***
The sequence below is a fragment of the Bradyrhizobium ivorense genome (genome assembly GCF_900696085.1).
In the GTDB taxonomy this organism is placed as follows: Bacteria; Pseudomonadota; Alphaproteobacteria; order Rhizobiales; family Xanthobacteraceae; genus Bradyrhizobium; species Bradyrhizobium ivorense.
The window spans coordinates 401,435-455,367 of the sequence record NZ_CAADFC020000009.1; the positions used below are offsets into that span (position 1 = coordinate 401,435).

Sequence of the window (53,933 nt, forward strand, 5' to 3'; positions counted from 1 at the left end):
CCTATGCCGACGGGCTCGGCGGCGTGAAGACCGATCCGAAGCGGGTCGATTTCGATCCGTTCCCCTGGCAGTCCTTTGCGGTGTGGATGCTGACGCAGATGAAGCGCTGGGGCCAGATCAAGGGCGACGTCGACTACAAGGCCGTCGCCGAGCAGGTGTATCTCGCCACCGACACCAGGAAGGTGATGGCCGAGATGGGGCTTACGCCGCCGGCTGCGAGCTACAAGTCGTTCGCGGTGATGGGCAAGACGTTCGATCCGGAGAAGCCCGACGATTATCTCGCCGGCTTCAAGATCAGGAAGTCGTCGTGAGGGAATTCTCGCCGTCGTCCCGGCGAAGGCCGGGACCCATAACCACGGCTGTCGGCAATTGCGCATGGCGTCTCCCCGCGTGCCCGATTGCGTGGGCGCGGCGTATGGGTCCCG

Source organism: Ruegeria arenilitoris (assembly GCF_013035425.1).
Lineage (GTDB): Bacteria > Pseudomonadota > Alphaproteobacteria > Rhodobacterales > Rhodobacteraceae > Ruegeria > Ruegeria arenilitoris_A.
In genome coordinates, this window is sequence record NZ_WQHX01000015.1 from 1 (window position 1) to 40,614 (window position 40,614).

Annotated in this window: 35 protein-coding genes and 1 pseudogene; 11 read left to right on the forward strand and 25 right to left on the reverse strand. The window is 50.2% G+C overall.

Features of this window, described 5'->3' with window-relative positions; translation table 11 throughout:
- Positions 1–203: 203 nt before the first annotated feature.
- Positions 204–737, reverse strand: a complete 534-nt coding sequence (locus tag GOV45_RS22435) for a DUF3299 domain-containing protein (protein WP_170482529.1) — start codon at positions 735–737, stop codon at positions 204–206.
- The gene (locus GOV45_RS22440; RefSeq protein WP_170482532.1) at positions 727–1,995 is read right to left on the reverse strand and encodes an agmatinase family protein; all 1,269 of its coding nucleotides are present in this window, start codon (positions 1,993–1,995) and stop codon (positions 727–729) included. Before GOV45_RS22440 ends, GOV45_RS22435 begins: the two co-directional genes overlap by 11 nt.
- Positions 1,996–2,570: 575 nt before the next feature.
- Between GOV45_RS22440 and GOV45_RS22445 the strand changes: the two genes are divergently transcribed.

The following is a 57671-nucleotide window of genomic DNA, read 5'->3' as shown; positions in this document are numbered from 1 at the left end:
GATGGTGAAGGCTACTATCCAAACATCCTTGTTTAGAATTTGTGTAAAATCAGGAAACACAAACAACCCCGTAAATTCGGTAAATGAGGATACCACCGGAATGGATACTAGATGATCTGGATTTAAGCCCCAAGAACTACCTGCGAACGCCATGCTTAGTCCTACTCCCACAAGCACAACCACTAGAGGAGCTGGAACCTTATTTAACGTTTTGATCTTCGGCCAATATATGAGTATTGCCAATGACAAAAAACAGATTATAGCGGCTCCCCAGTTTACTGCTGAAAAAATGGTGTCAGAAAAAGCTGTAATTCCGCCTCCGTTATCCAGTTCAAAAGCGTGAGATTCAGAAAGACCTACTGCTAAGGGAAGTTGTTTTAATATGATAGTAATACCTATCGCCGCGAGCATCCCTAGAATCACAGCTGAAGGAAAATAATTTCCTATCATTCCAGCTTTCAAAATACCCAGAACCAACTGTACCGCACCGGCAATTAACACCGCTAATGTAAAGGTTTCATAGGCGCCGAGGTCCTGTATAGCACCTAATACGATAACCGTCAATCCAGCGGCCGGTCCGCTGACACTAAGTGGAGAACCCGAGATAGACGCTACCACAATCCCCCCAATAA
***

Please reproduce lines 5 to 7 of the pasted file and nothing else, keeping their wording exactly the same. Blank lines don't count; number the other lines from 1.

CCTATGCCGACGGGCTCGGCGGCGTGAAGACCGATCCGAAGCGGGTCGATTTCGATCCGTTCCCCTGGCAGTCCTTTGCGGTGTGGATGCTGACGCAGATGAAGCGCTGGGGCCAGATCAAGGGCGACGTCGACTACAAGGCCGTCGCCGAGCAGGTGTATCTCGCCACCGACACCAGGAAGGTGATGGCCGAGATGGGGCTTACGCCGCCGGCTGCGAGCTACAAGTCGTTCGCGGTGATGGGCAAGACGTTCGATCCGGAGAAGCCCGACGATTATCTCGCCGGCTTCAAGATCAGGAAGTCGTCGTGAGGGAATTCTCGCCGTCGTCCCGGCGAAGGCCGGGACCCATAACCACGGCTGTCGGCAATTGCGCATGGCGTCTCCCCGCGTGCCCGATTGCGTGGGCGCGGCGTATGGGTCCCG

Source organism: Ruegeria arenilitoris (assembly GCF_013035425.1).
Lineage (GTDB): Bacteria > Pseudomonadota > Alphaproteobacteria > Rhodobacterales > Rhodobacteraceae > Ruegeria > Ruegeria arenilitoris_A.